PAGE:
Groups team up to fill Northampton food gap – GazetteNET

Posted: April 11, 2020 at 6:46 pm


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NORTHAMPTON Late last month,the Northampton Survival Center closed its buildingand suspended on-site operations as some staff members went into self-quarantine dueto COVID-19 concerns. Now, the center and a team of organizations have launcheda new effort to meet growing food insecurity.

On Monday, the Northampton Survival Center, Grow Food Northampton, and Community Action Pioneer Valley launched theCommunity Food Distribution Project.

Bags and boxes of food are available for pickup three days a week at Jackson Street School in Northampton and once a week at several other locations around the city.

In the first three days, about 280 householdscame to receive food, said Heidi Nortonsmith, executive director of the Northampton Survival Center.

In a more normal period of time, we might serve 250 or 260 in a whole week, she said.I definitely know that we are seeing a lot of new people, she continued,people who have not been in need before but are experiencingthe economic hardship of this time.

Food supplies includeshelf-stable goods and fresh produce from local farms an intentional choice.Many farmers have lost sources of income, including selling at markets andto restaurants, according to Alisa Klein, executive director of Grow Food Northampton, an organization that is in close contact withlocal farmers.

They are chomping at the bit wanting the farmers markets to resume, Klein said.

The program supports both those experiencing food insecurity and local food producers.

To me, thats the definitionof a really just and resilient food system, she said.And to create thekind of model in the heart of pandemic, in an emergency time, is a testament to what our communityis capable of.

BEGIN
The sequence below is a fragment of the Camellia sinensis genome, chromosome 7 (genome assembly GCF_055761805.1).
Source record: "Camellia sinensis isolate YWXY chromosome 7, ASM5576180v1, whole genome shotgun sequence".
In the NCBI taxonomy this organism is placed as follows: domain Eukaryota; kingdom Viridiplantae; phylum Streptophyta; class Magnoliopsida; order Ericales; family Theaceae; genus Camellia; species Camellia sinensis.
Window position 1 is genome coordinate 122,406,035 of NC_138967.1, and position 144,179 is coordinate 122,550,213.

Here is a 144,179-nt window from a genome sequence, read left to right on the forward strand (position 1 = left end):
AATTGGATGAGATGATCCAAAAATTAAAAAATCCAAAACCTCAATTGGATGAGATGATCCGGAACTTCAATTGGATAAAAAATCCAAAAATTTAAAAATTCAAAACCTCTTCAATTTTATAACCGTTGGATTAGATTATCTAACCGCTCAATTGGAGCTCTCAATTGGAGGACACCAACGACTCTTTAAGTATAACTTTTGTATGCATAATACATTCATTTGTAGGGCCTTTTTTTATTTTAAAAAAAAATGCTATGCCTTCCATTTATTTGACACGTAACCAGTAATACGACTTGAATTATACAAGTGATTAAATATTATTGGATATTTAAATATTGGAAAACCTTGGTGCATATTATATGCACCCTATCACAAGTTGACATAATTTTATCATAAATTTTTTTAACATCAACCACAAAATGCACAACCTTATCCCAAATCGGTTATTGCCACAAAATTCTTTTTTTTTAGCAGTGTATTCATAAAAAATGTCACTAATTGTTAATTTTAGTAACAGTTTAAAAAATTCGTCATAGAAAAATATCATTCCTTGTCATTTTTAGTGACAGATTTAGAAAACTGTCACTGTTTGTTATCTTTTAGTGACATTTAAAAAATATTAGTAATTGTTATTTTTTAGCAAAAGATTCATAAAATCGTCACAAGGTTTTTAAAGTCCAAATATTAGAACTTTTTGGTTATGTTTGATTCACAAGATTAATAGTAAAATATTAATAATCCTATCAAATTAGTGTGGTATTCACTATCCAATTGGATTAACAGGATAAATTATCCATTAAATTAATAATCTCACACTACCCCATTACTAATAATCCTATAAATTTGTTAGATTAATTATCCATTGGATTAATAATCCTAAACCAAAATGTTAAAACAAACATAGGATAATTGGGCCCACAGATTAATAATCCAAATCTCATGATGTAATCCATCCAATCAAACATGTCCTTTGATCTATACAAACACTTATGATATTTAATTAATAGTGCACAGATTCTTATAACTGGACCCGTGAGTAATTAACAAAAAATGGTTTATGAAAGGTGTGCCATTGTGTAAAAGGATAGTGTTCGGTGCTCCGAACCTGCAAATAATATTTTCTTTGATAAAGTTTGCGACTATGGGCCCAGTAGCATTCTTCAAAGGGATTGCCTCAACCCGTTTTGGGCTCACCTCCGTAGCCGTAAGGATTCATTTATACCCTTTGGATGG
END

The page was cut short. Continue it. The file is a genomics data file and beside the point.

Pickup is Mondays, Wednesdays, and Fridays from 12 p.m. to 3 p.m. The school acts as a distribution site for the projectbecause its size, unlike the Survival Centerbuilding,allows for proper social distancing, Nortonsmith said.

Food is also delivered to several sites Hampshire Heights, Florence Heights, Meadowbrook Apartments, and 236 Pleasant St. for pickup on Tuesdays from 11 a.m. to 12 p.m.Nortonsmith and Klein plan on soon expanding the numberof sites. Groceries can be delivered to doorsteps atHampshire Heights, Florence Heights and Meadowbrook Apartments to those who fill out a form atcutt.ly/growfoodshares.

Anyone who needs food can access the program, Nortonsmith said.Theres no shame, theres no barrier. This is meant for people who are struggling, she said.

I just want people to know that this is happening, she said, so when you hear of a neighborsaying Ithink Im going to lose my job, or my smallbusiness is closing, or Im going to be furloughed for three months. Let them know, let them know, let them know.

Recently, the city gaveNorthampton Survival Center and Grow Food Northampton $25,000 in federal relief funds. A group of residentsalso contributed money to put towardproduce, Klein said.

The organizations arestill seeking additional funding, Klein said.This is anexpensive venture for all the organizations involved becausewe are buying this fresh, and in most cases organic, produce from local farmers.

This article has been updated.

Greta Jochem can be reached at gjochem@gazettenet.com.

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Groups team up to fill Northampton food gap - GazetteNET

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